It was then that he heard a strange voice in his head.
"What would it be like to really lose yourself in a book?" the voice asked. "Could you picture it, actually being in a book?"
Right. He needed to get away from the orphanage, right now, if it was making him hear voices in his head. Despite what he was certain some thought, he wasn't mad.
"Are you sure about that?" the voice asked.
"Very sure," he thought back.
"You're hearing voices in your head, and answering them," the voice replied.
"Only because this place leaves me with only myself for good company," thought Tom.
"You should get out, take a stroll, then," said the voice.
"I'm about to do just that," Tom replied.
"Following the advice of the voice in your head? And you're not mad?" the voice asked.
"No, I was going to do that, anyway," Tom answered, firmly.
"Are you sure?" the voice asked.
"Yes!" Tom answered, hopefully not out loud. And, he was sure. He often wandered when he was bored. And, he was often bored. "I just have to figure out where I want to go. Then, I will," he thought with certainty.
"Where do you want to go?" the voice asked.
"Anywhere but here," Tom answered.
"Then, it doesn't really matter where you go," the voice said.
Infuriating. But, there was something familiar about what the voice had told him that he couldn't quite place. That just made it even more infuriating. Nevertheless, he couldn't deny that it was good advice. Of course, this voice in his head had to be some sort of inner monologue, so of course he'd give himself good advice.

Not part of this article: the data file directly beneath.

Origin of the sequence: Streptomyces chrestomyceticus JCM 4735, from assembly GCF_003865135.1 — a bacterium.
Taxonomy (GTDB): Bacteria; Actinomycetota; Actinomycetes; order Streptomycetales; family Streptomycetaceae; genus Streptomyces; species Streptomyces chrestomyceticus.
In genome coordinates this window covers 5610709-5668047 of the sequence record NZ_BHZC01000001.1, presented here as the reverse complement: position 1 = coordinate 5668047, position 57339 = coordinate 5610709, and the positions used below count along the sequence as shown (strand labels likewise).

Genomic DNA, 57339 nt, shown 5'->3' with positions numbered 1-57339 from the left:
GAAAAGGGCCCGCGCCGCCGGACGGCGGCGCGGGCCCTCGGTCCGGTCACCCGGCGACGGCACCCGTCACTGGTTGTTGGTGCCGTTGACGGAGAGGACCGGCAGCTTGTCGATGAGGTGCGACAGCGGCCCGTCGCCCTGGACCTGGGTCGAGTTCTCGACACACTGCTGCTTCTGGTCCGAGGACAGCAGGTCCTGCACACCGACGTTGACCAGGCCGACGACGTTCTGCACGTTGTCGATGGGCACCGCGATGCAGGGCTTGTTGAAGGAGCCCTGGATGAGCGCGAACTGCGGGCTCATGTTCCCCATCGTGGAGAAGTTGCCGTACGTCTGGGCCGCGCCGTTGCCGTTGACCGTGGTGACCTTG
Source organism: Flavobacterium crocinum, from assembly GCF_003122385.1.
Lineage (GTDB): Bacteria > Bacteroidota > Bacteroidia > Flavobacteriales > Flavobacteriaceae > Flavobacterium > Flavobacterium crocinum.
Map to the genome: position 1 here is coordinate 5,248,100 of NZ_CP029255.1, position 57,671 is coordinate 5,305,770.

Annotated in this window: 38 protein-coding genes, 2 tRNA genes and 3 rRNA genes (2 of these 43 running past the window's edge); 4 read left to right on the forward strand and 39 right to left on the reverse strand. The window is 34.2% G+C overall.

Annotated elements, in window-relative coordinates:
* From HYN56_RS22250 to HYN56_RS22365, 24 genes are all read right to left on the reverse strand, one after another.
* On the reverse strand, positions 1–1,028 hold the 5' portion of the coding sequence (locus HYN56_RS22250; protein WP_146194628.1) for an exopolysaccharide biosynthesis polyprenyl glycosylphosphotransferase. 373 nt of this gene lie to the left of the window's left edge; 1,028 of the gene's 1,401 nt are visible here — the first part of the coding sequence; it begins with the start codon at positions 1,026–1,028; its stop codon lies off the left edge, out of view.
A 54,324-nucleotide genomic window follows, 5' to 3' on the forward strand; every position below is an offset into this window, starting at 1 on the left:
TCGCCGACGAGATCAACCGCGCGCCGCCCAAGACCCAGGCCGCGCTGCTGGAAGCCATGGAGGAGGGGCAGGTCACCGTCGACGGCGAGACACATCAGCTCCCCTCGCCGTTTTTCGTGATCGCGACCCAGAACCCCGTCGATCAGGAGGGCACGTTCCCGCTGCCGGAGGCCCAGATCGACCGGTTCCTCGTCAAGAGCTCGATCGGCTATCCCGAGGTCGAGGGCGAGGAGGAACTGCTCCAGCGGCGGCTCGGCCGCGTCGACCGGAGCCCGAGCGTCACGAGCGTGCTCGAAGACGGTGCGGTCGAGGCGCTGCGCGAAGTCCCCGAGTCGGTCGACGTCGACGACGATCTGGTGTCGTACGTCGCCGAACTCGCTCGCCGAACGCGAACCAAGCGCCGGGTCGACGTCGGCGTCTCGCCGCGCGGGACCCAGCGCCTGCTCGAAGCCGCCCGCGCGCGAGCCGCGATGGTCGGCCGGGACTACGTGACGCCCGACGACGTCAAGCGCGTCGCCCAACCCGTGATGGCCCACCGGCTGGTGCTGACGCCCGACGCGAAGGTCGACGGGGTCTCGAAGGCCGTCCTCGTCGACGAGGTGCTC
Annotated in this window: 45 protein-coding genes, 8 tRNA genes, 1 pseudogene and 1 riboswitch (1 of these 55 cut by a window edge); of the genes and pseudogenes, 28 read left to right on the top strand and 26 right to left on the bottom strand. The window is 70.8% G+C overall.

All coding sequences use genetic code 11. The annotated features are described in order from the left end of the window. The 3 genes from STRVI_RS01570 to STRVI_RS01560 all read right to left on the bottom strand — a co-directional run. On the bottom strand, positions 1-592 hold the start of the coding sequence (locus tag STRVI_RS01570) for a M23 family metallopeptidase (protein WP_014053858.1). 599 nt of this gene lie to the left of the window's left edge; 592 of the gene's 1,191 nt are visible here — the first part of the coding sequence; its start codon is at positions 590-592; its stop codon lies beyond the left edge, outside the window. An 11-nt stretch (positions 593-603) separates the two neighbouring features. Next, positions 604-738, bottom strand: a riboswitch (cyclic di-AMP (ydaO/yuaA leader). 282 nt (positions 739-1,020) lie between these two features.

"You give yourself good advice, but how often do you follow it?" the voice asked.
Tom sighed, and was certain some fresh air would clear his head.
One wouldn't think there would be interesting places to explore in the part of London the orphanage was in, that is if one didn't allow himself to see things others didn't notice. Tom always saw things others didn't notice. Most would just not really look at what was around them, just walking through their mundane lives, thinking mundane thoughts, as if they wanted their world to be boring. This part of London had little to offer in the exotic, so Tom simply made do. He couldn't get any of the other children to share his fascinations. They just refused to see the possibilities.